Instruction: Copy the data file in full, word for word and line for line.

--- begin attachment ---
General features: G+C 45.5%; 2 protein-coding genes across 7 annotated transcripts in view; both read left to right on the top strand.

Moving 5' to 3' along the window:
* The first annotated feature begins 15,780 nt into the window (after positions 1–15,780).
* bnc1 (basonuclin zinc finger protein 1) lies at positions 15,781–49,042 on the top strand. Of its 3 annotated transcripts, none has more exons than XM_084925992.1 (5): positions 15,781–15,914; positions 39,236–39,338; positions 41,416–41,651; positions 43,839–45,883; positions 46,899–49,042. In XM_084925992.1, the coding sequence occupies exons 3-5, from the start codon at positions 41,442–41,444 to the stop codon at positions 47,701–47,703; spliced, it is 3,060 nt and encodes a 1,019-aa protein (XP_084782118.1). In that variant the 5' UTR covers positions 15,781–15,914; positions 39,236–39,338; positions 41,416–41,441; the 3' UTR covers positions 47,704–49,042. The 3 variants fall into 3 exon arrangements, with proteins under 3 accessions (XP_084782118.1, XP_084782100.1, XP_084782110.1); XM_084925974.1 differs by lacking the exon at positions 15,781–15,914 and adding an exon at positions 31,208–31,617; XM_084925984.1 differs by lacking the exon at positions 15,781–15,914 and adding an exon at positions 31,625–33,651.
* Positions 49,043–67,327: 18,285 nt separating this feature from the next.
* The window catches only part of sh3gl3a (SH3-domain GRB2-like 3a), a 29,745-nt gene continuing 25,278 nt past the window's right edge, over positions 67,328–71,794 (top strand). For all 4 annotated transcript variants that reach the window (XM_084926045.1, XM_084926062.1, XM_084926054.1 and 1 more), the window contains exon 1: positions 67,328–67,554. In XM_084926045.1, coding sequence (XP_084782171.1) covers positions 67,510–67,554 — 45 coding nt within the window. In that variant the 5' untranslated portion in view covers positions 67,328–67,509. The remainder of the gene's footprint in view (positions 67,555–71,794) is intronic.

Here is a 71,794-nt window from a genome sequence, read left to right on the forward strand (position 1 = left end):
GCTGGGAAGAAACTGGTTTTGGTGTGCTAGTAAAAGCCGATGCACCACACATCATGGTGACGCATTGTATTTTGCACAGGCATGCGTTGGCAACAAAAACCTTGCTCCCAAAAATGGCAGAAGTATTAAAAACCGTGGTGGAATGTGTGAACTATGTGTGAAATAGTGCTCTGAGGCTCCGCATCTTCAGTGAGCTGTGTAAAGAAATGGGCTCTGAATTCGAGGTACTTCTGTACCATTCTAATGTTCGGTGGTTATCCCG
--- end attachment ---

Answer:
General features: G+C 45.5%; 2 protein-coding genes across 7 annotated transcripts in view; both read left to right on the top strand.

Moving 5' to 3' along the window:
* The first annotated feature begins 15,780 nt into the window (after positions 1–15,780).
* bnc1 (basonuclin zinc finger protein 1) lies at positions 15,781–49,042 on the top strand. Of its 3 annotated transcripts, none has more exons than XM_084925992.1 (5): positions 15,781–15,914; positions 39,236–39,338; positions 41,416–41,651; positions 43,839–45,883; positions 46,899–49,042. In XM_084925992.1, the coding sequence occupies exons 3-5, from the start codon at positions 41,442–41,444 to the stop codon at positions 47,701–47,703; spliced, it is 3,060 nt and encodes a 1,019-aa protein (XP_084782118.1). In that variant the 5' UTR covers positions 15,781–15,914; positions 39,236–39,338; positions 41,416–41,441; the 3' UTR covers positions 47,704–49,042. The 3 variants fall into 3 exon arrangements, with proteins under 3 accessions (XP_084782118.1, XP_084782100.1, XP_084782110.1); XM_084925974.1 differs by lacking the exon at positions 15,781–15,914 and adding an exon at positions 31,208–31,617; XM_084925984.1 differs by lacking the exon at positions 15,781–15,914 and adding an exon at positions 31,625–33,651.
* Positions 49,043–67,327: 18,285 nt separating this feature from the next.
* The window catches only part of sh3gl3a (SH3-domain GRB2-like 3a), a 29,745-nt gene continuing 25,278 nt past the window's right edge, over positions 67,328–71,794 (top strand). For all 4 annotated transcript variants that reach the window (XM_084926045.1, XM_084926062.1, XM_084926054.1 and 1 more), the window contains exon 1: positions 67,328–67,554. In XM_084926045.1, coding sequence (XP_084782171.1) covers positions 67,510–67,554 — 45 coding nt within the window. In that variant the 5' untranslated portion in view covers positions 67,328–67,509. The remainder of the gene's footprint in view (positions 67,555–71,794) is intronic.

Here is a 71,794-nt window from a genome sequence, read left to right on the forward strand (position 1 = left end):
GCTGGGAAGAAACTGGTTTTGGTGTGCTAGTAAAAGCCGATGCACCACACATCATGGTGACGCATTGTATTTTGCACAGGCATGCGTTGGCAACAAAAACCTTGCTCCCAAAAATGGCAGAAGTATTAAAAACCGTGGTGGAATGTGTGAACTATGTGTGAAATAGTGCTCTGAGGCTCCGCATCTTCAGTGAGCTGTGTAAAGAAATGGGCTCTGAATTCGAGGTACTTCTGTACCATTCTAATGTTCGGTGGTTATCCCG